Reading larger words provokes a stronger emotional effect in the brain than the same words presented in smaller type, according to a new study published Wednesday in the journal PLoS ONE.

Scientists from the University of Gottingen and Humboldt University of Berlin examined how varying the font size of words changed the fluctuations of brain activity observed on an electroencephalogram.

They showed 25 participants 72 different German words in either 28-point Arial or 125-point Arial while they were wired with electrodes. The words included those with positive associations like Geschenk (gift) or Partner (partner), neutral words like Stuhl (chair) or Dokument (document), or negative words like Mord (murder) or Krankheit (disease).

When the subjects saw a positive or negative word in larger font, the scientists could see certain emotion-related effects in the brain registering earlier and lasting for a longer time on the EEG. It seems as though in larger fonts, positively-associated words registered more positively, while negative words registered more negatively.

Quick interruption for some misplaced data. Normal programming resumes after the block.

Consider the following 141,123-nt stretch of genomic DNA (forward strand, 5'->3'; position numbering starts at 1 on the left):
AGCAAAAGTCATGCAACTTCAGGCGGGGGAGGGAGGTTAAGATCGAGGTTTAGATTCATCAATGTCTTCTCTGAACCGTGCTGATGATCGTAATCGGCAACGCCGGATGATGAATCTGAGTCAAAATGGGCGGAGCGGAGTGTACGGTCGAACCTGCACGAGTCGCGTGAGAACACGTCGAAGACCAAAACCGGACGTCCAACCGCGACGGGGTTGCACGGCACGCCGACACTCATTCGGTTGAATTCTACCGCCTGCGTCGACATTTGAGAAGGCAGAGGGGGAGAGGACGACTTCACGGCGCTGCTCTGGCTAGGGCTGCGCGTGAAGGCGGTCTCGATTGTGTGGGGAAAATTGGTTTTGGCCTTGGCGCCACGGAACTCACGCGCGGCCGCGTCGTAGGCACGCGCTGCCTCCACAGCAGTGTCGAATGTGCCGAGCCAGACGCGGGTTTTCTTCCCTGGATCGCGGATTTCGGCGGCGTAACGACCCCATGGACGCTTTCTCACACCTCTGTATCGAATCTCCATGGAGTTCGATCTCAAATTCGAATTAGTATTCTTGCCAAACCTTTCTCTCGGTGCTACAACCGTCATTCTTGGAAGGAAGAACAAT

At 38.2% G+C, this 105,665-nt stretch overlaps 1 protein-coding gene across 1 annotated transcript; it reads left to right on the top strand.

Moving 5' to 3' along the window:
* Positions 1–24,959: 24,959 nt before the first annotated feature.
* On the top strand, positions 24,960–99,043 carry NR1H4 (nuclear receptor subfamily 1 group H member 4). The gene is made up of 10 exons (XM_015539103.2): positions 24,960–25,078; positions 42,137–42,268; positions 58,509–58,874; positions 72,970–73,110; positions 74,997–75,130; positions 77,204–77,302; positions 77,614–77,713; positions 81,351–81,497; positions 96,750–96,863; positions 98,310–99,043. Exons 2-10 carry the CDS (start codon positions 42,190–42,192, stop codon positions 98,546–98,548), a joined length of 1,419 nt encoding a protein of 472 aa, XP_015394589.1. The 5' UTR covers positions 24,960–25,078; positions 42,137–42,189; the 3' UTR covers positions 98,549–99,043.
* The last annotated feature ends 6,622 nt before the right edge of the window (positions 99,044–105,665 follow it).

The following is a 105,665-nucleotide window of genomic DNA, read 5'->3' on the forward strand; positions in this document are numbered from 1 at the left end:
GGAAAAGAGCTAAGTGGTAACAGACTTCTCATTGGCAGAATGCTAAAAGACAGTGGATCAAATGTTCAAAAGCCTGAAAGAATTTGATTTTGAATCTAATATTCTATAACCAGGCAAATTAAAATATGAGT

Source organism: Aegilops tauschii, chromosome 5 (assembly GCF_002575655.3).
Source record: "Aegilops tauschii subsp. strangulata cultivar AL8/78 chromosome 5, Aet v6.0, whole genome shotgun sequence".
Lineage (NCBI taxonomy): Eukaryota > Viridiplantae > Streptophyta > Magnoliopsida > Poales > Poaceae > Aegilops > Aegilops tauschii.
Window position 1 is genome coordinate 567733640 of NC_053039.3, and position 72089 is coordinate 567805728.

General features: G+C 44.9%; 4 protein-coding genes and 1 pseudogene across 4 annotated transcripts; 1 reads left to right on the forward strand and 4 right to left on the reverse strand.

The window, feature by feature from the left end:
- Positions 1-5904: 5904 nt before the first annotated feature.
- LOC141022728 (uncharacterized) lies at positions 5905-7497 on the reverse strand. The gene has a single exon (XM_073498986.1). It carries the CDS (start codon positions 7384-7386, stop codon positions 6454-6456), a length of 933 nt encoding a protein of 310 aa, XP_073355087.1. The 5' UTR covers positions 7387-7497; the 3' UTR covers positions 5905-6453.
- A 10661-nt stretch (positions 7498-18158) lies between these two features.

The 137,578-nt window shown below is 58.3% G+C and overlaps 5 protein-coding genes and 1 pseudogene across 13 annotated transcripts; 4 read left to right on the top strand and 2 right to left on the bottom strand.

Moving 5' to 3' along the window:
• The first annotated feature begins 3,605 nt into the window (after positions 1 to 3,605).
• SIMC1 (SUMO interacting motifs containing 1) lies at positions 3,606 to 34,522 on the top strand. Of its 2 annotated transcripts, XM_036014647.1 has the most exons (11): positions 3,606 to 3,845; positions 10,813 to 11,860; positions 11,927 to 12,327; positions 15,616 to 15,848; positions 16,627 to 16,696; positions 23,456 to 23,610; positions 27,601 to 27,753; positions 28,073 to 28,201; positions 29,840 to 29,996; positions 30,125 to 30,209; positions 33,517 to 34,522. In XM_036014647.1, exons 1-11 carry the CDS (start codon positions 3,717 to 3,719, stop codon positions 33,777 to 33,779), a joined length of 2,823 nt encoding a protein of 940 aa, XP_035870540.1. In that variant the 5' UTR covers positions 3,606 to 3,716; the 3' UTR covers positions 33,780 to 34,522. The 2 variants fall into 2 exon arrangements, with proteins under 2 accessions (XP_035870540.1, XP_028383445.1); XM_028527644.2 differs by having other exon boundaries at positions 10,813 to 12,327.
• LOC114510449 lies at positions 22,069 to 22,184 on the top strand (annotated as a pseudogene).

The effect happens once you understand the meaning of the word. As soon as the brain knows whether a word is positive or negative, there is an attention allocation that enhances the sensory encoding and processing of the stimulus, lead author Mareike Bayer said in a telephone interview.

Changing the font size for neutral words did not provoke a stronger emotional response, but subjects paid more attention to them when they were displayed in larger font.

 In general, there's more attention to large fonts, and this attention is further enhanced by emotional content, Bayer said.

Size was the sole focus of the current study, but additional researcher has found that fonts can influence perception in other ways.

In a 2011 paper published in the journal Cognition, researchers from Princeton University and Indiana University found that that people were more successful at memorizing information when they were given flash cards written in italized Comic Sans, as opposed to the easier-on-the-eyes Arial.

The researchers also conducted an additional experiment in which they changed the fonts used on worksheets and slideshow presentations given to 222 high school students in different sections of six different subjects.

They found that the students in the classes that used materials with the more difficult fonts, like Comic Sans or Haettenschweiler, performed better on tests, on average, than the students that learned with the easier fonts.

There's still work to be done - we still don't know how font size and other factors provoke different kinds of emotional reactions.

Whether your heart beats more when you get a love letter in big font, this we cannot say from this study, Bayer says.